TN-59 GOP Candidate Michelle Foreman Talks New District Boundaries, Her Opponent, and Campaigning in the Heat

TN-59 GOP Candidate Michelle Foreman Talks New District Boundaries, Her Opponent, and Campaigning in the Heat

Live from Music Row Wednesday morning on The Tennessee Star Report with Michael Patrick Leahy – broadcast on Nashville’s Talk Radio 98.3 and 1510 WLAC weekdays from 5:00 a.m. to 8:00 a.m. – host Leahy welcomed Tennessee’s 59th Congressional District GOP candidate and former psychiatric nurse Michelle Foreman in-studio to discuss her districts boundaries, her opponent, and campaigning in the heat.

Leahy: Right now we are joined in-studio by our very good friend Michelle with two L’s, Foreman. Good morning, Michelle.

Foreman: Good morning. How are you?

Leahy: We’re doing great. You are a candidate in this August 4th Republican primary.

Foreman: Yes.

Leahy: You have an opponent, and it’s a contested race, and you’re running in the 59th House District. This is a new district.

Foreman: This is brand new. So this goes along the southern border of Davidson County, starting over in the far southwest where Highway 98 and 100 meet.

Comes across the lower part of Bellevue and West Meade and Belle Meade, Forest Hills, Oak Hill, all the way over to Cane Ridge.

Leahy: So if we were to say, well, in the boundaries of the new district, I guess currently they’re split up between three Democrat members of the House of Representatives, roughly. Bob Freeman and Jason Potts…

Foreman: And Bo Mitchell. Right.

Leahy: But it’s been split up, and so it’s a new district. There’s no incumbent, I guess none of those guys who will be running on the Democrat side in the general election?

Foreman: Bo Mitchell’s brother-in-law.

Leahy: You kidding me?

Foreman: No. So you take those original districts were pushed upward, which left the bottom portion of the county open, if you will. And so Bo Mitchell’s brother-in-law will be the decision. Right.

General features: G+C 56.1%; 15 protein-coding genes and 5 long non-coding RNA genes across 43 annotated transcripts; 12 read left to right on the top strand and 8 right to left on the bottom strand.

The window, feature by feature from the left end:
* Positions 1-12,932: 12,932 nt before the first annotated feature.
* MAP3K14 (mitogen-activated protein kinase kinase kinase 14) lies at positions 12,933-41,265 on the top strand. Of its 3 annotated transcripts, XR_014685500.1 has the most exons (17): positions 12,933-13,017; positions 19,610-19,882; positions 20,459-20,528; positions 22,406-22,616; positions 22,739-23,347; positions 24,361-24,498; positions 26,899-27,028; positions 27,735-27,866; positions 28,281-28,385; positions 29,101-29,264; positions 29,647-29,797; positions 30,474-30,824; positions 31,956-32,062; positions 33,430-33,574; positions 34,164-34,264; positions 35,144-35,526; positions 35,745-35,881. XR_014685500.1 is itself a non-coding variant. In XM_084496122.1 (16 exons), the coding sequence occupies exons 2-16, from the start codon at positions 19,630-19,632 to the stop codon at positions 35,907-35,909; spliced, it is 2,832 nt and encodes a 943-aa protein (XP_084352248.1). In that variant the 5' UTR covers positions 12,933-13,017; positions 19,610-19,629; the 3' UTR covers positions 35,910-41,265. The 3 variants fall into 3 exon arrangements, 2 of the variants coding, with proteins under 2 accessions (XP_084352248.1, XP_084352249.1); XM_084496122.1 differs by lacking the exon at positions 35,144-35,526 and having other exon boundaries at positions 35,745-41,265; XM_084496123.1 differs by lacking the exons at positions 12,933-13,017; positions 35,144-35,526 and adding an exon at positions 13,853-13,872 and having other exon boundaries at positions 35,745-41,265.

Leahy: Trying to keep it all in the Democratic family.

Foreman: Right.

Leahy: So he’s uncontested.

Foreman: He is uncontested. He had no opponent in his primary.

Leahy: But you’ve got an opponent.

Foreman: I do.

Leahy: What’s his name? Wyatt somebody.

Foreman: Wyatt Rampy.

Leahy: Wyatt, I haven’t heard from you, but you’re welcome to come on the show anytime you want and put forward your case. The district, I think, when you look at the redistricting so, of course, the most well-known redistricting in the country, I think, is the Congressional redistricting of the 5th Congressional District.

Foreman: Yes. I think so.

Leahy: Which basically went from a Democrat plus-20 district and was safely Democratic since 1875. Democrats represented the 5th Congressional District. It was called a Dem 20. It was mostly Davidson County with a little bit of Cheatham and Dickson.

Jim Cooper represented the district since before the dawn of time – 2003, I think, but even more. But that district was redesigned, and now it’s an R plus-11, I think, I feel, hotly contested.

Foreman: Yes.

Leahy: And that so many people want to get the seat, because if you win the Republican primary on August 4, you’ve got a good chance of, a very good chance you’re likely to be elected in November.

The Democrats do have a candidate running unopposed, Heidi Campbell, State Senator, who is a far-lefty but a tough campaigner.

And not somebody to take lightly if you’re a Republican now. What’s interesting about this is if you look at the likely voters in this new district, does it lean slightly Republican? What is it?

Foreman: It does. It leans a little Republican. R plus-4, I’ve heard R plus-6. That means to me R plus two, maybe four, if we’re lucky.

There is a slight lean, and considering what’s going on in the country today, it does look like the Republicans will be able to take this seat again, working hard and not taking anything for granted.

Leahy: And you want to be that Republican …

Foreman: Absolutely.

Leahy: … who comes in. You want to win the August 4 primary.

Foreman: Absolutely.

Leahy: So we’ll talk about that. And we’ll also talk about what you’re seeing. You’re doing a lot of what, door-to-door out there.

Foreman: A lot of door-to-door.

Leahy: In, like 95-degree heat,

Foreman: I would say 100 degrees, 100 degrees plus easily.

Leahy: 100 degrees plus. Yikes!

Foreman: Yes.

Leahy: We’ll talk about that. And, of course, Election Day is three weeks from tomorrow. I know early voting begins Friday, the day after tomorrow. Hey, this election is here. We’ll talk more with Michelle Foreman, one of the candidates for the Republican nomination in the 59th House seat, after this.

Listen to the interview:

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Tune in weekdays from 5:00 – 8:00 a.m. to The Tennessee Star Report with Michael Patrick Leahy on Talk Radio 98.3 FM WLAC 1510. Listen online at iHeart Radio.